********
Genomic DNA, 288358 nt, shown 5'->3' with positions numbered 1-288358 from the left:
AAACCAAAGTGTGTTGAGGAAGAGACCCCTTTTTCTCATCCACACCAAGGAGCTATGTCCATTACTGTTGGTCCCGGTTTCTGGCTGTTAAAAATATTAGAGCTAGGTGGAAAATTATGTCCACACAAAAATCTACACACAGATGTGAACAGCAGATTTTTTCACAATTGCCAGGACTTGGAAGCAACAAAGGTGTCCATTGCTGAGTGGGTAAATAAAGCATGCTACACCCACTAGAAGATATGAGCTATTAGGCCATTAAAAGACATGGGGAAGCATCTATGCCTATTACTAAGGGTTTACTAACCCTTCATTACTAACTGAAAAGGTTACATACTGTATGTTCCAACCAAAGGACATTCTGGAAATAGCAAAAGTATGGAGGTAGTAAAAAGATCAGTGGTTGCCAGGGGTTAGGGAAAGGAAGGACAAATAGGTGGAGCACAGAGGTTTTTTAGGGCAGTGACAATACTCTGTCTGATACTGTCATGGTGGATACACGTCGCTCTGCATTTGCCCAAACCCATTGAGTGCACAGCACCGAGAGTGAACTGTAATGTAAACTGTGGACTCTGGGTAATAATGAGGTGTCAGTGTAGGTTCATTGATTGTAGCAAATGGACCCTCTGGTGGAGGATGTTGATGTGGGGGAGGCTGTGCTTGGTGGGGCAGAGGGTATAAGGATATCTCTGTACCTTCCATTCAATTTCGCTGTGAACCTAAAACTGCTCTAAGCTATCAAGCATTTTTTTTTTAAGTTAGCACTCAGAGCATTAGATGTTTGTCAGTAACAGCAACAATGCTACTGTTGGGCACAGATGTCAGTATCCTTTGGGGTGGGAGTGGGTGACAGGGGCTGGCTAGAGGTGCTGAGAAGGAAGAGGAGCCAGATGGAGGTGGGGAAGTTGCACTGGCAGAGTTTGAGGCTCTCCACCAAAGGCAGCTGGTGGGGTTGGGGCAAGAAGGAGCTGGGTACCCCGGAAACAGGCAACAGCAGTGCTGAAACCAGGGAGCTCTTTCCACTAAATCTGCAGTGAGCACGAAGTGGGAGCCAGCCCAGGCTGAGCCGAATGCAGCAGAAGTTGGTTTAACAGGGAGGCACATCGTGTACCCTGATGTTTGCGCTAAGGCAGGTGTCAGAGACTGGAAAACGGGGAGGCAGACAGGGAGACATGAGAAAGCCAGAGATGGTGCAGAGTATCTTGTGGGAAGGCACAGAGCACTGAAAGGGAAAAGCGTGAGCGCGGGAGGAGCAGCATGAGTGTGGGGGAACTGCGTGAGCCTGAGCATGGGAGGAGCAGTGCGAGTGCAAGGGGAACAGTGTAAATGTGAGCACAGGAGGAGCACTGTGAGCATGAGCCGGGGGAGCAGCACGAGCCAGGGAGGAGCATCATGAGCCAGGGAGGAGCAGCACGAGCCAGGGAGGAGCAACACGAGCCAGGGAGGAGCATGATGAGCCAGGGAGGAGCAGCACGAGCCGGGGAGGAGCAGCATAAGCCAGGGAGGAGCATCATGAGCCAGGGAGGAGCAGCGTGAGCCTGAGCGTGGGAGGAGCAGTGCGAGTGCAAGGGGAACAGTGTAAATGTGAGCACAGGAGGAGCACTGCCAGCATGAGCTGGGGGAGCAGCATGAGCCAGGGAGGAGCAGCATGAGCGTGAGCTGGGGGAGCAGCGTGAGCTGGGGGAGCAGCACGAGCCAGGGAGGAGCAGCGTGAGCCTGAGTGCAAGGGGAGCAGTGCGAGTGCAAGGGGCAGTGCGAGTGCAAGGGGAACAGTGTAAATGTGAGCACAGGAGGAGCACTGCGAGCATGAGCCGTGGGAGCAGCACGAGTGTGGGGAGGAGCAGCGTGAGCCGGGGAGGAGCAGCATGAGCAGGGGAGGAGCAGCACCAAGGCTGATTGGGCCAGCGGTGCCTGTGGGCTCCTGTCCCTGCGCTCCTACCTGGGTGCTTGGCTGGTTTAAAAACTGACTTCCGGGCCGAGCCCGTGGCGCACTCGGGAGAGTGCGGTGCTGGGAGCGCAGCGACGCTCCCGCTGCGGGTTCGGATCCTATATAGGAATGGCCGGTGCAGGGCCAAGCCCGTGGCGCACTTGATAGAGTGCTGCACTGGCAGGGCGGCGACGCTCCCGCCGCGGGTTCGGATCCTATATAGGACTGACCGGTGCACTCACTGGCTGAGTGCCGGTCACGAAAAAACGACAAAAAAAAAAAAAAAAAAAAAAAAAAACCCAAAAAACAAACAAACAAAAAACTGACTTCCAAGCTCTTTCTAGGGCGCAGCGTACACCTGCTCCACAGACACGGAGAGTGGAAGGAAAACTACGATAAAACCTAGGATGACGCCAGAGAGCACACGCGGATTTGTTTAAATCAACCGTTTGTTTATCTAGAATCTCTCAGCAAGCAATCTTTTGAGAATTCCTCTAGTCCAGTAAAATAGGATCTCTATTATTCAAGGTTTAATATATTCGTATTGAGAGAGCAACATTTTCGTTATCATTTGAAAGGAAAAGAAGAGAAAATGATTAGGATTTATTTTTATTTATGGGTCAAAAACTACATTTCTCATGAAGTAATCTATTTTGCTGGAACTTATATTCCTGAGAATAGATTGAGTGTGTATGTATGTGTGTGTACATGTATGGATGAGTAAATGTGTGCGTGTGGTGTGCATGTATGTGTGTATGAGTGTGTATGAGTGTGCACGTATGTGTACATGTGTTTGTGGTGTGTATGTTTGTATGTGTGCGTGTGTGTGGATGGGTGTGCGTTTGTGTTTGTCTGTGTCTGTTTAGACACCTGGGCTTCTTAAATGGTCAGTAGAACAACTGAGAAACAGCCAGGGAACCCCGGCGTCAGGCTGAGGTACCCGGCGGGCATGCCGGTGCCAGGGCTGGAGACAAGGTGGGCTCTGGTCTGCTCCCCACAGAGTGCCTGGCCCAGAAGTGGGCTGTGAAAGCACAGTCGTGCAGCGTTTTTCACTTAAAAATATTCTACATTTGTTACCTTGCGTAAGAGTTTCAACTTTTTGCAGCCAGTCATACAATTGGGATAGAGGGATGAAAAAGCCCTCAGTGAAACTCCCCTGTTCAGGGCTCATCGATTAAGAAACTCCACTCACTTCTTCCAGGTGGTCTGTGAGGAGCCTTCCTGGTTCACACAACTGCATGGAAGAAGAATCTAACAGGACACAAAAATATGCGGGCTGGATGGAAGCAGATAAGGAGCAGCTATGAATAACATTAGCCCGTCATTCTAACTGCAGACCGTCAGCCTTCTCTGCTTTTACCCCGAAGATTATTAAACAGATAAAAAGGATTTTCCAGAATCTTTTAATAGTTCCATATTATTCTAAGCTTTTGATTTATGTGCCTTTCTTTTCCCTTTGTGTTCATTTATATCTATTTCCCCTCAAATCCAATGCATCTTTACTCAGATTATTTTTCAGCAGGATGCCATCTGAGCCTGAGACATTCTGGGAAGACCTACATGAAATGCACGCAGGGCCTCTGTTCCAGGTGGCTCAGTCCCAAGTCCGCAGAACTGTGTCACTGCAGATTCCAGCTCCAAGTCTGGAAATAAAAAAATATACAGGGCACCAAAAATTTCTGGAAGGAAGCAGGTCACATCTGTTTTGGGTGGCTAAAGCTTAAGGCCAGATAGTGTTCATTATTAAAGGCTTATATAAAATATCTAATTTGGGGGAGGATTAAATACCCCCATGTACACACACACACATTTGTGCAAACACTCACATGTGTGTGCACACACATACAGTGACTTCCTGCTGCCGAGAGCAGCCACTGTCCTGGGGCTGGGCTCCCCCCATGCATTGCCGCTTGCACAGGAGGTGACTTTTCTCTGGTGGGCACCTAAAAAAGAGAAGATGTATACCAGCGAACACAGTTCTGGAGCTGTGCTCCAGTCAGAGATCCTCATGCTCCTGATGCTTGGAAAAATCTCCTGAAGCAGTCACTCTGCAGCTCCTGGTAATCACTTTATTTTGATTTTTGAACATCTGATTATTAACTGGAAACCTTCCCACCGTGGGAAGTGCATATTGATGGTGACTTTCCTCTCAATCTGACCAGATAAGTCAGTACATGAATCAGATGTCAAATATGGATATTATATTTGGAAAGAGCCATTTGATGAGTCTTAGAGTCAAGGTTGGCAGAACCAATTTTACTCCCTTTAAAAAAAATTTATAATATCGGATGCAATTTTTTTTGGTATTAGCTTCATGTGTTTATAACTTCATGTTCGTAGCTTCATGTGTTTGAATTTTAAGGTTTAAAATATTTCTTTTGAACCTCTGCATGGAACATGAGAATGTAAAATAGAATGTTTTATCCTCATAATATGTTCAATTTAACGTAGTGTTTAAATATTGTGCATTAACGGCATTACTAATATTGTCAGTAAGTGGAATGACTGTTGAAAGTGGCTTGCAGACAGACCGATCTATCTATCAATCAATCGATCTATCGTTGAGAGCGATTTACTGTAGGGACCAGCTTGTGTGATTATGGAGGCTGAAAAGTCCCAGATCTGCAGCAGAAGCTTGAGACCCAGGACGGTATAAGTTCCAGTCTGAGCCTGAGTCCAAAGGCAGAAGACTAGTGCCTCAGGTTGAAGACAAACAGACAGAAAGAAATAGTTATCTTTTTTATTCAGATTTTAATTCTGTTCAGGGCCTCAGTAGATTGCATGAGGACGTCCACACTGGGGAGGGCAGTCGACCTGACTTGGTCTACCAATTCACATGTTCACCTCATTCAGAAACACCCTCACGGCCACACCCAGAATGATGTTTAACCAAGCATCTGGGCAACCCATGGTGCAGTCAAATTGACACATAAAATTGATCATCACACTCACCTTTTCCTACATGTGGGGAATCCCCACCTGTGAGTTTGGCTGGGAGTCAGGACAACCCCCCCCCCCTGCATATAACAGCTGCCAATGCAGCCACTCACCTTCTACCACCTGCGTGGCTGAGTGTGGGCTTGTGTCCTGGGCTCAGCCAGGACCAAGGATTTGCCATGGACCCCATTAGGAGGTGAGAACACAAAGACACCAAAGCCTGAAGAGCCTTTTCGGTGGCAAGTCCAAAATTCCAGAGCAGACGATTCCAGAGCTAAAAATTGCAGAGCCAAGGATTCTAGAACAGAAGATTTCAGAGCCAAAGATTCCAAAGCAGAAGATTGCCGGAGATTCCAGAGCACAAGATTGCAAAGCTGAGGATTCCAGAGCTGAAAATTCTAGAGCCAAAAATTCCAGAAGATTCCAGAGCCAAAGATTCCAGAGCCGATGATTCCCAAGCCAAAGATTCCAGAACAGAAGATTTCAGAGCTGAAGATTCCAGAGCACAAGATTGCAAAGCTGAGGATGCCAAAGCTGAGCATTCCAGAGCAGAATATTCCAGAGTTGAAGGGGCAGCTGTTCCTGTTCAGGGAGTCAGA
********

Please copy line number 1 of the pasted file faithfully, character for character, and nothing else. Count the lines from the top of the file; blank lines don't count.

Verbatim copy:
Genomic DNA, 288358 nt, shown 5'->3' with positions numbered 1-288358 from the left: